The proposal is to enable, under certain conditions, a Hong Kong group treasury centre to deduct interest expenses (which it presently cannot) from its profits for tax purposes. In addition, Hong Kong sourced income arising from qualifying corporate group treasury centre activities in Hong Kong will be subject to an effective 8.25% profits tax rate.
Any relaxation in Hong Kong’s deeply restrictive interest deductibility rules is welcomed. The Administration will introduce the relevant Bill to the LegCo in the 2015/16 legislative session.
Automatic Exchange of Tax Information
According to the Financial Secretary, Hong Kong will “step up” its efforts in combating cross-border tax evasion in accordance with the latest global standard. This is a reference to the OECD’s automatic exchange of tax information policies in which financial institutions will be required to report to the IRD specified financial account information on a regular basis, and for that information to be exchanged with other jurisdictions by end-2018. The Administration indicated that it will consult the industry in the second quarter of this year and introduce a Bill to amend the Inland Revenue Ordinance for the same purpose in 2016.
Arguably, Hong Kong’s approach to these matters is to be among the most radical and aggressive. The recent changes to rules for obtaining a tax residence certificate for tax treaty purposes highlight this strategy. For example, all companies, partnerships, and trusts claiming Hong Kong tax resident status must now annually submit to an abridged tax-audit examination when making an application to the IRD for a certificate of Hong Kong resident status.
Narrow Tax Base
A Hong Kong budget speech would not be complete without a reference to Hong Kong’s narrow tax base. This year, the Financial Secretary indicated that among the working population only 40 per cent pays salaries tax, and 60 per cent of the revenue comes from the top five per cent of salaries tax payers. As for profits tax, only ten per cent of the registered corporations pay profits tax, and over 80 per cent of the revenue comes from the top five per cent of profits tax payers.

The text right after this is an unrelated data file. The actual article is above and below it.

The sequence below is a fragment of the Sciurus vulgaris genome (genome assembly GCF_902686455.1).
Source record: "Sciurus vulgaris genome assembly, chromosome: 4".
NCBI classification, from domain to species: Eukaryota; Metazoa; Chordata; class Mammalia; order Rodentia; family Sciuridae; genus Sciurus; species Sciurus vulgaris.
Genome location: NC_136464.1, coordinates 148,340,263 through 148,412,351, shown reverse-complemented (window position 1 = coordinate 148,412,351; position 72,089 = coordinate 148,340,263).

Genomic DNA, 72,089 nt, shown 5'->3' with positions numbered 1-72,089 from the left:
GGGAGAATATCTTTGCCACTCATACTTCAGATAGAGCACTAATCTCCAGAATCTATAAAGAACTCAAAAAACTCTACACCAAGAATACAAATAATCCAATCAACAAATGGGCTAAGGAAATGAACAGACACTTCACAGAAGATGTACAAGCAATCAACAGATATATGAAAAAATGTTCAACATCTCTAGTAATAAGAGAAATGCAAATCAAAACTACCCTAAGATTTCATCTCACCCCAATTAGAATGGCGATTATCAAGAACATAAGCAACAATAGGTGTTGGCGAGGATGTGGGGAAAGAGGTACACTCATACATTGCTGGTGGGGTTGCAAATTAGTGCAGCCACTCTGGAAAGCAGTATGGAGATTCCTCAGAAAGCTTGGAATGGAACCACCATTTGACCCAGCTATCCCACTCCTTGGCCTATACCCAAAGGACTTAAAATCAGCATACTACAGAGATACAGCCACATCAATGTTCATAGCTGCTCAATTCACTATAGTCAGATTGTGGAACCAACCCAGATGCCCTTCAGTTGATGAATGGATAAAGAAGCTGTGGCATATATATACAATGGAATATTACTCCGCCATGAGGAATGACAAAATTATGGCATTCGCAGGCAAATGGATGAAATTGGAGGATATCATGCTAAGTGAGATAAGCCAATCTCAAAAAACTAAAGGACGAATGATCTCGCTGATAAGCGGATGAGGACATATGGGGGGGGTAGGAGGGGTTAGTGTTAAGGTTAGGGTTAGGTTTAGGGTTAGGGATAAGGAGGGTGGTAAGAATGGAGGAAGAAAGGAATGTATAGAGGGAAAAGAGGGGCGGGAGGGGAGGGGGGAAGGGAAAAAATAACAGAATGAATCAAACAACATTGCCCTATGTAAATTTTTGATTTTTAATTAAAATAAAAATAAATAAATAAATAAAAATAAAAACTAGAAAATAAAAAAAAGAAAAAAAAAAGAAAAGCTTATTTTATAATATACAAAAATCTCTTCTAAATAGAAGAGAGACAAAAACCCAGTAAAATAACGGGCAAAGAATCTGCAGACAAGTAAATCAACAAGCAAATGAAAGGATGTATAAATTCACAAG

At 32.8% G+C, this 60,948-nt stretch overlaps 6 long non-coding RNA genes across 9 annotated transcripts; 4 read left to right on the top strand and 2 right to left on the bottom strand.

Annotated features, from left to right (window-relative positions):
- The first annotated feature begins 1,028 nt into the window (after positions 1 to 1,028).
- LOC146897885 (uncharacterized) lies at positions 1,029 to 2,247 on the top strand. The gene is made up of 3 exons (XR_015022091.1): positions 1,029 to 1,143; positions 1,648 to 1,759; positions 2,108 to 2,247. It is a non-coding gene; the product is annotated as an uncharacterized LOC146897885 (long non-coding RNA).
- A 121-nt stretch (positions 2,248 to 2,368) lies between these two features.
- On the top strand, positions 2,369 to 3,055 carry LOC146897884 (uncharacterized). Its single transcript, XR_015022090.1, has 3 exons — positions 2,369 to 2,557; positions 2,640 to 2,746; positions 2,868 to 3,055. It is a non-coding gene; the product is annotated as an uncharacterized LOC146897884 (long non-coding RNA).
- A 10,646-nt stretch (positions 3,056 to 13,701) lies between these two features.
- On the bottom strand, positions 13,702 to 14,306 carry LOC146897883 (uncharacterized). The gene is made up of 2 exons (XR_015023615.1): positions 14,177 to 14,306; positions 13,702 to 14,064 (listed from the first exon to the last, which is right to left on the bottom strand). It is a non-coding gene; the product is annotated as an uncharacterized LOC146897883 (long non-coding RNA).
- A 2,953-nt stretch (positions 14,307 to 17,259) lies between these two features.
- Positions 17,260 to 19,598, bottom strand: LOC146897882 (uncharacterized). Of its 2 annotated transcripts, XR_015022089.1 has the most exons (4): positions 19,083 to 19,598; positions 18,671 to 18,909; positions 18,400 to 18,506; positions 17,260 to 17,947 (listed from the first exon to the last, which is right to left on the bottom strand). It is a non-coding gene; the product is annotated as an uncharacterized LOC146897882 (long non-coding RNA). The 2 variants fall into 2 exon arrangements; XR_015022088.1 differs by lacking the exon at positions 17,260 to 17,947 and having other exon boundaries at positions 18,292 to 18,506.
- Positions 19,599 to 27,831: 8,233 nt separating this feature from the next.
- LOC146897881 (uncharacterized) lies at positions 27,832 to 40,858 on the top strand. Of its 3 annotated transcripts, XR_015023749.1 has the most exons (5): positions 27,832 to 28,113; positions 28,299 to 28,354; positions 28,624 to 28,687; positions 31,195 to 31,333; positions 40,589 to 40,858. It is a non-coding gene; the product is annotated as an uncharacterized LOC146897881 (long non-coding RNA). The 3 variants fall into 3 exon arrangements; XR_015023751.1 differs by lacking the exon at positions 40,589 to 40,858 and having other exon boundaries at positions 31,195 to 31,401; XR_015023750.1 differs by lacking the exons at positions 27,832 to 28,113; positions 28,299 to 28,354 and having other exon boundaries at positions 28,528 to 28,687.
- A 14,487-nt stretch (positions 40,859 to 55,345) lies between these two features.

The Administration launched an extensive consultation on the introduction of a goods and services tax in 2006. Although the then Administration’s proposals were innovative, the Administrative ultimately failed to build a consensus for reform. The Financial Secretary indicated that Hong Kong needs to explore the feasibility of broadening the tax base “in due course” with the aim of stabilising government revenue and creating room for direct tax concessions.
Hong Kong cannot continue to “kick the can down the road” on this front. The past failure to reform the tax base has rendered Hong Kong unable to respond to falling headline income-rates elsewhere. This, combined with the practical necessity of bolstering tax revenue to meet societal demand for increased public expenditure, continues to exert sustained pressure on Hong Kong’s competitiveness.
Risks to Hong Kong’s Tax Competiveness
Historically, the IRD has been one of the world’s most effective tax administrations. Indeed, for the vast majority of taxpayers, the IRD continues to be user-friendly and efficient.
That said, it is no secret that many of Hong Kong’s largest and most successful companies and individuals are leaving or planning to leave, for tax purposes at least, largely in response to the IRD’s increasingly unreasonable approach.
For the top five per cent of the salaries and profits tax payers, the IRD has become worryingly aggressive.
Disputes between the IRD and taxpayers are growing in number and taking more time to resolve because the IRD no longer accepts the tax law as the LegCo intended and enacted it, and as the courts have interpreted it. Instead, the strong impression is that the IRD is starting to mimic the assessing practices of developing country tax administrations by seemingly making the rules up as they go along, and otherwise pretending that the rule of law doesn’t apply to tax. It is not for nothing that taxpayers prevail more often than not in tax appeals at the Court of Final Appeal, which remains a benchmark of judicial expertise and independence. It is also not for nothing that the Courts have repeatedly criticised the IRD in recent years for not understanding or properly administering Hong Kong’s tax laws (e.g., the Ngai Lik, ING Baring, Nice Cheer cases, to name a few).
Ultimately, there is no point in the Administration developing initiatives to improveHong Kong’s tax competiveness if the IRD ends up undermining the initiatives by narrowly casting the scope of their implementation.